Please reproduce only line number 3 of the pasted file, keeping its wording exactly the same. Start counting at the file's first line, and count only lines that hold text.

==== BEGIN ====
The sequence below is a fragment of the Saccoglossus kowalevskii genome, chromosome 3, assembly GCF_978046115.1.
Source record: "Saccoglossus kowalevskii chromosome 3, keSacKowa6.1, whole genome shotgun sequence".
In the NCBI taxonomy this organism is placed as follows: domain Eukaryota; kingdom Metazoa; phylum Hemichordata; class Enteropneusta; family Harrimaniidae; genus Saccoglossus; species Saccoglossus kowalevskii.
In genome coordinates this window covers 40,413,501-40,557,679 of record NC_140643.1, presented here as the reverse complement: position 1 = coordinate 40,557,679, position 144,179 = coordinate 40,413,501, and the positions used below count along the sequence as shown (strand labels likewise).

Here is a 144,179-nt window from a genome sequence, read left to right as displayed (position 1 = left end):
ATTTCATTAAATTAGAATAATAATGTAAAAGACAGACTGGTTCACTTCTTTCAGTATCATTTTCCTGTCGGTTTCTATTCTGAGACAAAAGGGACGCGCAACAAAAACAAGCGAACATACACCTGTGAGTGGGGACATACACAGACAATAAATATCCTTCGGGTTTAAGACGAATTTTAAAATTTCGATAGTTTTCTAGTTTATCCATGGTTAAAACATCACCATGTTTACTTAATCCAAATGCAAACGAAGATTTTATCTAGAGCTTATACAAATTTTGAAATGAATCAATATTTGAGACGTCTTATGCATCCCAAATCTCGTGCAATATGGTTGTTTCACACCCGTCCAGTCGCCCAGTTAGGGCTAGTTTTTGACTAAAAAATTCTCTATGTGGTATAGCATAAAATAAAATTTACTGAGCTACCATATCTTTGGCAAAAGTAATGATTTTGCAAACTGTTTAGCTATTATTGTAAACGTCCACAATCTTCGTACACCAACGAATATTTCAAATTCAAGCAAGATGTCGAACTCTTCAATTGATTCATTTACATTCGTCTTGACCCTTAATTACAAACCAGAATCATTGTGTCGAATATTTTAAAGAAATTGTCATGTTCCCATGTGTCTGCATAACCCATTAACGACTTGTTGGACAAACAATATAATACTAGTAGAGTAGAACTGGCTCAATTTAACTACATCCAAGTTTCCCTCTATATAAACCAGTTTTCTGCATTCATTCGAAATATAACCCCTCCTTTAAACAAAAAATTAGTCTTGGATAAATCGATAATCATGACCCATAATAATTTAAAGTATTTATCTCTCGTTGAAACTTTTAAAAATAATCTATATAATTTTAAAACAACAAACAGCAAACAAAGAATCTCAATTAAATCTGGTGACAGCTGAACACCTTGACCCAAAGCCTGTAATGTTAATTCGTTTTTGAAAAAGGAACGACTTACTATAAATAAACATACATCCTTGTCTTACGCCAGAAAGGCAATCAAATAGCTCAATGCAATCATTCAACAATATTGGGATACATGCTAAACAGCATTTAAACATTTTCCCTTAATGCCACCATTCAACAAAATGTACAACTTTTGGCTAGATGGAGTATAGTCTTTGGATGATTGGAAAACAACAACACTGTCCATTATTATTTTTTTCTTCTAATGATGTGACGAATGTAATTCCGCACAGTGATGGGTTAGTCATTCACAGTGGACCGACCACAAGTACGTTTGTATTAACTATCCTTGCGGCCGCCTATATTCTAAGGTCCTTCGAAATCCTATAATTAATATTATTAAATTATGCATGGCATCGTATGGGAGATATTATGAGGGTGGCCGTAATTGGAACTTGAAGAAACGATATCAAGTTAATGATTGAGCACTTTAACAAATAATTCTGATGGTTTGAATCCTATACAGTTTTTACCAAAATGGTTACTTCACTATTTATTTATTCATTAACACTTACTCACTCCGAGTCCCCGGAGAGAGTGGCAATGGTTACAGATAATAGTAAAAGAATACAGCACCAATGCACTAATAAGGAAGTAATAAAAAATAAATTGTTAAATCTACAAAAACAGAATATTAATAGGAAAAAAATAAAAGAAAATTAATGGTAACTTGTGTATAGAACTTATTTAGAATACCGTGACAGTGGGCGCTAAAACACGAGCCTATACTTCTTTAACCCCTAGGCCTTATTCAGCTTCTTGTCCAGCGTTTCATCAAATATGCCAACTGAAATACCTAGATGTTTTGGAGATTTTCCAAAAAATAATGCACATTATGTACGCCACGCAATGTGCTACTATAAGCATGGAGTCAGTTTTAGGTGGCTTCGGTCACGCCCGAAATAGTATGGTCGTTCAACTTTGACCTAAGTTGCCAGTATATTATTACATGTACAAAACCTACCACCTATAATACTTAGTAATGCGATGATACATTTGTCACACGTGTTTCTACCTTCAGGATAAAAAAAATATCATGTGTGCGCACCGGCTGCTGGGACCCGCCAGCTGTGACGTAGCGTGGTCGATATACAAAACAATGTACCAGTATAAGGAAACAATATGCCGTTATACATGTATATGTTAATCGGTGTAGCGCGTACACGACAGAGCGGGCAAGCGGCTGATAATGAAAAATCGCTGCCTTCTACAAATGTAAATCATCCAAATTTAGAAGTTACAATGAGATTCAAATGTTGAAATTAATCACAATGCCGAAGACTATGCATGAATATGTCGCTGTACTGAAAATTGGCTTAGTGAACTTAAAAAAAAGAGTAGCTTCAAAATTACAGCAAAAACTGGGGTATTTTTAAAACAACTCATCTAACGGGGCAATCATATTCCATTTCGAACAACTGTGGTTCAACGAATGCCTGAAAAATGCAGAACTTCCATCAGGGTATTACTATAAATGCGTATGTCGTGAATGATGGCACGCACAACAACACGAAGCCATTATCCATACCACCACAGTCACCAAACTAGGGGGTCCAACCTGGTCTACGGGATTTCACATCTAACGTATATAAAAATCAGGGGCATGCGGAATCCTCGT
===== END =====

In the NCBI taxonomy this organism is placed as follows: domain Eukaryota; kingdom Metazoa; phylum Hemichordata; class Enteropneusta; family Harrimaniidae; genus Saccoglossus; species Saccoglossus kowalevskii.